Zagreb New Year Celebrations: The Capital Joins the No Fireworks Initiative

December 30, 2022 - This year, many Croatian cities gave up fireworks for the New Year celebration, including Rijeka, Osijek, Varaždin, Pula, Rovinj, Labin, Čazma, Cres, Mali Lošinj, Opatija, Poreč, Samobor, Zabok. The Zagreb New Year celebrations will join the praise-worthy initiative to support the health and wellness of pets and animals by using alternative means of spreading cheer and joy.

As Poslovni writes, Zagreb is joining the list of cities without fireworks on New Year's Eve, after all. Instead, the people of Zagreb will welcome the New Year with colourful confetti, visual effects, and a rich musical program, as announced by the Mayor's Office on Thursday.

The City of Zagreb decided to join the initiative of several cities in Croatia, including Rijeka, Osijek, Pula, Zabok, Rovinj, Opatija, Poreč, Čazma, Samobor, and Labin, and gave up the New Year's Eve fireworks organised by the City. Instead, the citizens will welcome the New Year with colourful confetti, visual effects, and a rich musical program at the Ban Josip Jelačić Square.

"Even though we had already communicated that we would proceed with the New Year's fireworks because they were already contracted, we still managed to find another solution this week, thanks to the understanding shown by the contracted company," the statement said.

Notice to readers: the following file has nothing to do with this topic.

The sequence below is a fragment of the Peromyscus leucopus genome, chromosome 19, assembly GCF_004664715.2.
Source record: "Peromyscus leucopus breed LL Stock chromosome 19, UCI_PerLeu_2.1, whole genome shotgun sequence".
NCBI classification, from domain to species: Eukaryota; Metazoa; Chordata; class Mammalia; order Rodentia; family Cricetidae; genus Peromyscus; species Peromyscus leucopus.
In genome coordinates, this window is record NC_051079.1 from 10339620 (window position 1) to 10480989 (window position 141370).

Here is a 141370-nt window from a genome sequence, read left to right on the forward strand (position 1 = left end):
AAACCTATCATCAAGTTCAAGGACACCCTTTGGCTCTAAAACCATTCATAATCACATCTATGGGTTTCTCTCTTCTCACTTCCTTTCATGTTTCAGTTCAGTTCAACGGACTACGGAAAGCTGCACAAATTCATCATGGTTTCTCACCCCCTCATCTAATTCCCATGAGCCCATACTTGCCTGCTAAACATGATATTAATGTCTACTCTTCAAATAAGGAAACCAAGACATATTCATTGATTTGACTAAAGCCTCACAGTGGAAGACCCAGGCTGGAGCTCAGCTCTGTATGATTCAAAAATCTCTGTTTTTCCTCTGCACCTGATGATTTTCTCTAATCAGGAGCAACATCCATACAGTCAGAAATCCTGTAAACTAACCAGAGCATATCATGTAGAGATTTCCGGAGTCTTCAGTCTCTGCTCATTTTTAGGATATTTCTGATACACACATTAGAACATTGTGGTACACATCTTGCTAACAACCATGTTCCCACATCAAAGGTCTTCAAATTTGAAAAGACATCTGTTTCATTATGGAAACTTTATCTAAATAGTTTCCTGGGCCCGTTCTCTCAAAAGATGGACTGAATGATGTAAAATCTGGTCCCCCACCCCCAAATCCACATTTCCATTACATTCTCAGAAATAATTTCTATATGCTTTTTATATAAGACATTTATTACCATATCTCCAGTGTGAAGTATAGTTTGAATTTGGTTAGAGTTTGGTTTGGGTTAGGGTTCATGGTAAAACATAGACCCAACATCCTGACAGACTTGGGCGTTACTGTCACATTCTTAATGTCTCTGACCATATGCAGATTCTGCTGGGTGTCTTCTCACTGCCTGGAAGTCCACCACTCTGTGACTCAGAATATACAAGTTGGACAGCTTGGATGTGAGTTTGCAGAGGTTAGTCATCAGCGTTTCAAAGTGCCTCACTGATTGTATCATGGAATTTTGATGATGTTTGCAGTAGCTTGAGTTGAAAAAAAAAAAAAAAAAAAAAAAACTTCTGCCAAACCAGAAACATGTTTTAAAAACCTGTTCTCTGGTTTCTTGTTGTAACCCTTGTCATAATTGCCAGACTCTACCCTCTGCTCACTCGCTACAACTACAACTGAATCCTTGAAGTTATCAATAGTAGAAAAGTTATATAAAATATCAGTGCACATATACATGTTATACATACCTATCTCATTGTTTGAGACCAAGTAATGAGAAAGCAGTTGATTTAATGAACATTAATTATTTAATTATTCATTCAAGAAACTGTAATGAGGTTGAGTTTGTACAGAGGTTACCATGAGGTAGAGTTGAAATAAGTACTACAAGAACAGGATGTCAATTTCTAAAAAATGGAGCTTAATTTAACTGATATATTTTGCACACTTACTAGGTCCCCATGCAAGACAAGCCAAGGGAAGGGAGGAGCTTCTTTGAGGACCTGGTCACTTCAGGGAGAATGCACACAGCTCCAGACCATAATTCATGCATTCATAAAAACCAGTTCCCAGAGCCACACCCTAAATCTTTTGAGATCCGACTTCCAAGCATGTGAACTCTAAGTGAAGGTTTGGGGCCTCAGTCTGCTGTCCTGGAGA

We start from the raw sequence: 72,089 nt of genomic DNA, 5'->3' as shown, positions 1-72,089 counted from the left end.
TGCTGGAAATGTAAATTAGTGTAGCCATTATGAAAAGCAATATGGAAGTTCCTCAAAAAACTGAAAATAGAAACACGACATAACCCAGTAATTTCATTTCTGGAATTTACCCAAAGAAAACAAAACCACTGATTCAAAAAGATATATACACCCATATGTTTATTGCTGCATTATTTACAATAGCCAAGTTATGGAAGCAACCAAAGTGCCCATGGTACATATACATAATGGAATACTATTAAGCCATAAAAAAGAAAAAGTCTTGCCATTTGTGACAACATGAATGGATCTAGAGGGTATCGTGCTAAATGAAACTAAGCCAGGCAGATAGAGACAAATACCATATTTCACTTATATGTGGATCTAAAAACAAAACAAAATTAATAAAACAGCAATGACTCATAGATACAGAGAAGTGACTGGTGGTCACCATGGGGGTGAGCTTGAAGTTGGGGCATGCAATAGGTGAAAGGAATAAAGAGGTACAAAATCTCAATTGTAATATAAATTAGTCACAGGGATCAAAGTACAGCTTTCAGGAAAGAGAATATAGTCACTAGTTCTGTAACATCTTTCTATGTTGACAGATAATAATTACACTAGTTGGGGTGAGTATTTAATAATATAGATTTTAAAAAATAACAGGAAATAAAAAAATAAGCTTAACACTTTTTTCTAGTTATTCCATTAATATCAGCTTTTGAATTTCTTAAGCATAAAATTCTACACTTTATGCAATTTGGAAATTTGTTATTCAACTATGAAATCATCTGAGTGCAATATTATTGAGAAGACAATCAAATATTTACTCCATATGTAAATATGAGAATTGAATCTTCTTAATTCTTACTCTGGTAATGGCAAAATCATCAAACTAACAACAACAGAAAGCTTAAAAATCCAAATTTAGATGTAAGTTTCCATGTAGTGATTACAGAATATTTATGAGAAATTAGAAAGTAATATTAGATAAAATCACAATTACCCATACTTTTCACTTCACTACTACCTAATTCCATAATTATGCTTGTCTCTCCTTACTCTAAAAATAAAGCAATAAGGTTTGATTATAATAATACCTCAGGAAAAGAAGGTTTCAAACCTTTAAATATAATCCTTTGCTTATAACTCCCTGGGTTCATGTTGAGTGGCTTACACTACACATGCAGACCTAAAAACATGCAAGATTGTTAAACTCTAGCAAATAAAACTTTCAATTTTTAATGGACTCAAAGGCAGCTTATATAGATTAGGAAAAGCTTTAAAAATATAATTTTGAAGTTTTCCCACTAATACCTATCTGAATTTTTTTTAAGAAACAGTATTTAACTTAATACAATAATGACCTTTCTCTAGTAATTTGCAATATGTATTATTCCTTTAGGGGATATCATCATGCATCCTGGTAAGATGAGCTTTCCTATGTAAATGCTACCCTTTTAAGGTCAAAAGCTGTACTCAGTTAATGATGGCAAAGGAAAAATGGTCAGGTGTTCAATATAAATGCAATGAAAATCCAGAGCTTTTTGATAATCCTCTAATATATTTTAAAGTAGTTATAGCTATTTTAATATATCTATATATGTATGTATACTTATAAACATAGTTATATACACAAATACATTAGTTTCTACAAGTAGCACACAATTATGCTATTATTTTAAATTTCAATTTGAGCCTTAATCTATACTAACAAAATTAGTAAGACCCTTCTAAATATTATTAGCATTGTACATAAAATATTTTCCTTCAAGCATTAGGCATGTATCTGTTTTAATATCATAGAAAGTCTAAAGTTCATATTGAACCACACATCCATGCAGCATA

The New Year's Eve program starts at Ban Josip Jelačić Square on December 31 at 7 p.m., with a warm-up with DJ Kiki B., and at 9:15 p.m. young talents of Croatian music, some of the performers from the popular music shows The Voice and A Strana. The famous band Pips, Chips & Videoclips will perform from 11 p.m. until after midnight, and after midnight, Nipplepeople will take the stage.

On New Year's Eve, Mayor Tomislav Tomašević will visit the on-call services, which include the shelter for the homeless, emergency services, firefighters, and the police, and celebrate the New Year with fellow citizens at Ban Jelačić Square.

For more, make sure to check out our dedicated Lifestyle section.

Friday, 30 December 2022

A Week in Croatian Politics - A Schengen and Eurozone Special

December the 30th, 2022 - This week in Croatian politics, we've been dominated by memories of the earthquake which struck the Banovina (Central Croatia) area back at the very end of pandemic-dominated 2020, as well as Croatia's accession to the Eurozone and to Schengen, both of which are set to take place on the 1st of January, 2023.

Two years ago, the devastating Banovina earthquake struck the Sisak-Moslavina area of Central Croatia. How well has the state done in tackling the consequences? Horrifically poorly, according to many...

We're now just past the second anniversary of the awful earthquake, known as the Petrinja earthquake, struck the aforementioned part of the country. Not only is this region criminally overlooked by the powers that be at the best of times, its position on the list of priorities has well and truly shown itself after this natural disaster struck at the very end of an already terrible year (2020).